Opinion: Ubuntu may heal our broken society

26 January 2014 - 02:02 By Suntosh Pillay
OUT OF SIGHT: Activism ignores the complex causes of SA's social problems. Picture: MARK ANDREWS
OUT OF SIGHT: Activism ignores the complex causes of SA's social problems. Picture: MARK ANDREWS

A culture of ubuntu could curb violence against the vulnerable people in South African society. Unfortunately, the urgency of activism can hide the banal, subtle way societies become sick.

The 16 days of activism, so quickly forgotten, reflect our uneasiness at how things are and our desire to want to put things right.

We must acknowledge that poverty, mental health, our past, the changing nature of families, and attitudes towards gender all intersect in a complex matrix that cannot be undone overnight. We're frustrated, but maybe we need to become inspired.

Women, children and sexual minorities such as lesbian, gay and bisexual individuals are vulnerable and often victims of violent hate crimes.

In public hospitals, we often treat members of these groups who are the victims of structural inequality left by the laws of apartheid, which promoted homophobia and patriarchy.

Many traumatised, depressed and anxious people endure a stigma born of a shared legacy of legislated discrimination.

These challenges are rooted in our historical social pathologies. Fortunately, our democracy has created progressive laws and policies.

Despite research showing that state mental health services tend to be underfunded, understaffed, poorly conceptualised and not prioritised, we bear the burden - perhaps the privilege - of being the last hope for people who have nowhere to turn.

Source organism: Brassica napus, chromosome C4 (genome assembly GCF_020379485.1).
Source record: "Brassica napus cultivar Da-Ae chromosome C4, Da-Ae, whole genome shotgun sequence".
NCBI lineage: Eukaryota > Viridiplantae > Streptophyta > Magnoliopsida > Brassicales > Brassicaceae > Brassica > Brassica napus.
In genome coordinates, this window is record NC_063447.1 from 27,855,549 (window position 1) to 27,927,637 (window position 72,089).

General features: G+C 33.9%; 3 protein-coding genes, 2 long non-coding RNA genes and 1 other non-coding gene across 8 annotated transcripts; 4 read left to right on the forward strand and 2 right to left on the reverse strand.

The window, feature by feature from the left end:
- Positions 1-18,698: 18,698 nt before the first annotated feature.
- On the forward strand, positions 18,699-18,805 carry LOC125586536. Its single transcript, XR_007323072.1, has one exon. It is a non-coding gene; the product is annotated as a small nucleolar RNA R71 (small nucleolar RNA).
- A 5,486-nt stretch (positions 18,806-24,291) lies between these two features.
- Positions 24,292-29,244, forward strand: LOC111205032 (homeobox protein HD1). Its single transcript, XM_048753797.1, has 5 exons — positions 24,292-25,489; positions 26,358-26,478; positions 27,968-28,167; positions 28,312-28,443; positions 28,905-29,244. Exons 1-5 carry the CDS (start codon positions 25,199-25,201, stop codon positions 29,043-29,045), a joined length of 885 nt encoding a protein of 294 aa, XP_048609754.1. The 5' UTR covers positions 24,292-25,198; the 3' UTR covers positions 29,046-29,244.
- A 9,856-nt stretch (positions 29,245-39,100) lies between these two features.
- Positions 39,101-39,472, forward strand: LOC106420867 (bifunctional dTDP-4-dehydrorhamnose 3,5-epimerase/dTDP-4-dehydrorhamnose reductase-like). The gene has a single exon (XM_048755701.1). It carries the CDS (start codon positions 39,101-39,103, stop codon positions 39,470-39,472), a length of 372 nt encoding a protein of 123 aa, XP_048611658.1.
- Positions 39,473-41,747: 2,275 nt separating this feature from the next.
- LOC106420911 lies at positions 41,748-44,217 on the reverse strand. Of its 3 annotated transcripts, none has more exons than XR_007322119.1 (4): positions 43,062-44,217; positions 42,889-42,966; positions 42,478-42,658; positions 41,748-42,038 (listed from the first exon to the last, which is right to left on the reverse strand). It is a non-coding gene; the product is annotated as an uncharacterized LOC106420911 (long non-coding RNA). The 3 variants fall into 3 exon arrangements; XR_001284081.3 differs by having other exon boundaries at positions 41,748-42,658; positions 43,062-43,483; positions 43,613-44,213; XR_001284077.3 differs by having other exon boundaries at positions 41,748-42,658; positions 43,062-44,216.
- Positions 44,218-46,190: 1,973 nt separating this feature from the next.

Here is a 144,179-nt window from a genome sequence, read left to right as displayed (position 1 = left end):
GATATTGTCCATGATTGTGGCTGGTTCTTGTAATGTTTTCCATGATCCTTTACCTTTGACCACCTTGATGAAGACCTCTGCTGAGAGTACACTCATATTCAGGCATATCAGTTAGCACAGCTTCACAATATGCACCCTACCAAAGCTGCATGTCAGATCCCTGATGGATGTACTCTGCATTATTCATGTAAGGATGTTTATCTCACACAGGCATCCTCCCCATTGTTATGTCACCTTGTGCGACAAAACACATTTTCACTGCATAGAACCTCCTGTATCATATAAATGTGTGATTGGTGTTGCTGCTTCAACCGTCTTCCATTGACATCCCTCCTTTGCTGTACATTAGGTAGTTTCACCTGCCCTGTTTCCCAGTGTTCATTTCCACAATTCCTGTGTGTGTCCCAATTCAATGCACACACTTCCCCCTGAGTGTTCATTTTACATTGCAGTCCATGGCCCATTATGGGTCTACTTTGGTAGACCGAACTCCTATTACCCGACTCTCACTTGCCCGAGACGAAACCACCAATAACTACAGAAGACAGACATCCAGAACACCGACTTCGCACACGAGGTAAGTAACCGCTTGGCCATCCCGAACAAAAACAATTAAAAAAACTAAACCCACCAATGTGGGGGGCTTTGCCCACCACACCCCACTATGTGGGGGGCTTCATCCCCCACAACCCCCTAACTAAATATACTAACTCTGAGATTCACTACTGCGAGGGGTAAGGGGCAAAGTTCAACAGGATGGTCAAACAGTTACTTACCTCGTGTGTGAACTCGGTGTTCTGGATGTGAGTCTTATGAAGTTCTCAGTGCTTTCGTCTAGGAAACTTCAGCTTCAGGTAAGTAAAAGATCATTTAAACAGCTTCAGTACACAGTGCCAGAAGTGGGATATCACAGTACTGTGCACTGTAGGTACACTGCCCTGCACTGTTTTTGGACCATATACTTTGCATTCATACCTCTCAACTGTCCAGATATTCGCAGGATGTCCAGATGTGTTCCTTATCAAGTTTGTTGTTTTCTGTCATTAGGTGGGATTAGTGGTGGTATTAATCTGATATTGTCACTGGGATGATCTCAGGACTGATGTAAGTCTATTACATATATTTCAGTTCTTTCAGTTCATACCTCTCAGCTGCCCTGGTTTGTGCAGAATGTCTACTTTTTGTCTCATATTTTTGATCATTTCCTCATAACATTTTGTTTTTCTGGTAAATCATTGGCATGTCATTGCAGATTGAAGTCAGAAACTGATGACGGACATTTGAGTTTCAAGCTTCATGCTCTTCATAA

The tenet underpinning our constitution is, plainly put, about the right to be happy. As clinicians, we are satisfied with seeing our patients relieved of the symptoms that brought them to us , but we also hope for a change in the social conditions that gave rise to them in the first place.

At the moment we operate too individualistically. Stuck in consulting rooms, organising a few outreach projects, we are trapped in an unnecessary mode of practice, and communities are forgetting how to promote their own wellbeing.

For example, many psychiatry beds in hospitals are taken by people whose symptoms were triggered by alcohol or drug abuse. But they might never have become patients had there been effective psychosocial support in place.

Similarly, the abnormally high suicide rate among youths who are members of sexual minorities could be reduced if we focused on making young people comfortable with the varieties of sexualities towards which we are genetically predisposed.

Instead, we wait for failed suicide attempts and try to treat the symptoms of a dysfunctional culture - alienation, rejection, aggression, ignorance.

Mental health is everybody's business. It is not the domain of specialists. Healthy communities should be able to help individuals before they get to the point of needing specialist intervention.

This is where we fail ourselves. Are we doing enough to be everyday activists who create enabling, integrated social systems?

We really must deepen ubuntu, build social capital, draw on our traditional and ancient healing wisdoms, know our neighbours well enough to ask for help, not turn a blind eye to abuse, not allow alcoholism and drug abuse to be tolerated, affirm gay and lesbian identities as legitimate and OK, challenge gender norms, keep in contact with friends and family so our increasingly suburban lifestyle doesn't isolate us, and not get sucked into the narratives of how tough life is and how futile the pursuit of joy can be.

We need to change the stories we tell ourselves and the stories we share with each other. We need to collect the wisdom of our foremothers, who rose above adversity and made life happen, often happily and without complaint. And we need to nurture our souls and sense of love and kindness towards our fellow humans.

We need a psychology of the everyday, of being human within vibrant, exciting communities whose building blocks are families that stay, pray and play together. No amount of pills, therapy, handouts or artificial support can replace the natural flow of being a person through other people.

  • Pillay is a clinical psychologist who works in a public hospital in Durban and writes on social issues